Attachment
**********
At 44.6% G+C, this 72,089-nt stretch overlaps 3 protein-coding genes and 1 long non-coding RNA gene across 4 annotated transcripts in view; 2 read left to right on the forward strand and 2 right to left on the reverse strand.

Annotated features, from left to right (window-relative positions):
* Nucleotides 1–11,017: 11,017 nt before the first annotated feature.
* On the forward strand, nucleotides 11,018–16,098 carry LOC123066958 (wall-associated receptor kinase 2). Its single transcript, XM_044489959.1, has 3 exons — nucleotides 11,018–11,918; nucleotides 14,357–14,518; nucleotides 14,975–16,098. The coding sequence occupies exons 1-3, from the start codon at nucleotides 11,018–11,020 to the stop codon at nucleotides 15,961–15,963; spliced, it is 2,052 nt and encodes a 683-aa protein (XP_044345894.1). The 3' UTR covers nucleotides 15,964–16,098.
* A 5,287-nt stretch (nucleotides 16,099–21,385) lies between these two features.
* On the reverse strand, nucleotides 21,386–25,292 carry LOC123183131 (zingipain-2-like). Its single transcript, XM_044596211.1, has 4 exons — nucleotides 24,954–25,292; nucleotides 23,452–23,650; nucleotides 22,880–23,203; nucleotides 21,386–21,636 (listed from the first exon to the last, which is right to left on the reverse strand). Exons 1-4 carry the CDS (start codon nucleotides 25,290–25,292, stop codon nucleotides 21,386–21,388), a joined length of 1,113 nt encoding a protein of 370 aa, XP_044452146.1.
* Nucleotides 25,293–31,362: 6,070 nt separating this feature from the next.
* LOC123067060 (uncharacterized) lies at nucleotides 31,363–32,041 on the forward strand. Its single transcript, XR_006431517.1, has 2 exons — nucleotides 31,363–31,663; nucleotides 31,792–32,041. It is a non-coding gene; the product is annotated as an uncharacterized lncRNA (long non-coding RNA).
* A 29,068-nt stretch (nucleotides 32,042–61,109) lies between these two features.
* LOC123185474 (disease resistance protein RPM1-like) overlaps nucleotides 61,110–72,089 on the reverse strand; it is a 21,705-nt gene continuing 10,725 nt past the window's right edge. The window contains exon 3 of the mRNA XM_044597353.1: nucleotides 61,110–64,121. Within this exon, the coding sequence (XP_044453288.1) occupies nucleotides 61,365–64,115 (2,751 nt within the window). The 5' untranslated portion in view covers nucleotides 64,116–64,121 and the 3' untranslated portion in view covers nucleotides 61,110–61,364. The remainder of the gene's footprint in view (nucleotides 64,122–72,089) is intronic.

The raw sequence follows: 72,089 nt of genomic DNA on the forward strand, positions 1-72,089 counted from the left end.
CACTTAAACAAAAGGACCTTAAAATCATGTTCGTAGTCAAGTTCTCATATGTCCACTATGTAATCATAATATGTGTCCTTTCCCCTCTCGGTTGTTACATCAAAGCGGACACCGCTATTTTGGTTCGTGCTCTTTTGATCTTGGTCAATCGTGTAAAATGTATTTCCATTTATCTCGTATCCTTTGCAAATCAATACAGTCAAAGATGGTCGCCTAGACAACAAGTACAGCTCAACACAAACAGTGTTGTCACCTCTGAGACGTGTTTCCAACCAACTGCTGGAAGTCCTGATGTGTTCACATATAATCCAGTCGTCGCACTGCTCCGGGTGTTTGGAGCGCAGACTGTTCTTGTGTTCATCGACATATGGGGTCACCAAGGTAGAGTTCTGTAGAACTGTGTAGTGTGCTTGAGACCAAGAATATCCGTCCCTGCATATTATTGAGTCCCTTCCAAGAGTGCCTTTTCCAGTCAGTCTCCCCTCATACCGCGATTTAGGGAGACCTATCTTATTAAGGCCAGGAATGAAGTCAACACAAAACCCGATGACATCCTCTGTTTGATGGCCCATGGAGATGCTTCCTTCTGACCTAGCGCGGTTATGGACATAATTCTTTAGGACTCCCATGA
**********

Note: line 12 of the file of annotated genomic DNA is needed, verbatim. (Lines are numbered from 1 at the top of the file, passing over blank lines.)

CACTTAAACAAAAGGACCTTAAAATCATGTTCGTAGTCAAGTTCTCATATGTCCACTATGTAATCATAATATGTGTCCTTTCCCCTCTCGGTTGTTACATCAAAGCGGACACCGCTATTTTGGTTCGTGCTCTTTTGATCTTGGTCAATCGTGTAAAATGTATTTCCATTTATCTCGTATCCTTTGCAAATCAATACAGTCAAAGATGGTCGCCTAGACAACAAGTACAGCTCAACACAAACAGTGTTGTCACCTCTGAGACGTGTTTCCAACCAACTGCTGGAAGTCCTGATGTGTTCACATATAATCCAGTCGTCGCACTGCTCCGGGTGTTTGGAGCGCAGACTGTTCTTGTGTTCATCGACATATGGGGTCACCAAGGTAGAGTTCTGTAGAACTGTGTAGTGTGCTTGAGACCAAGAATATCCGTCCCTGCATATTATTGAGTCCCTTCCAAGAGTGCCTTTTCCAGTCAGTCTCCCCTCATACCGCGATTTAGGGAGACCTATCTTATTAAGGCCAGGAATGAAGTCAACACAAAACCCGATGACATCCTCTGTTTGATGGCCCATGGAGATGCTTCCTTCTGACCTAGCGCGGTTATGGACATAATTCTTTAGGACTCCCATGA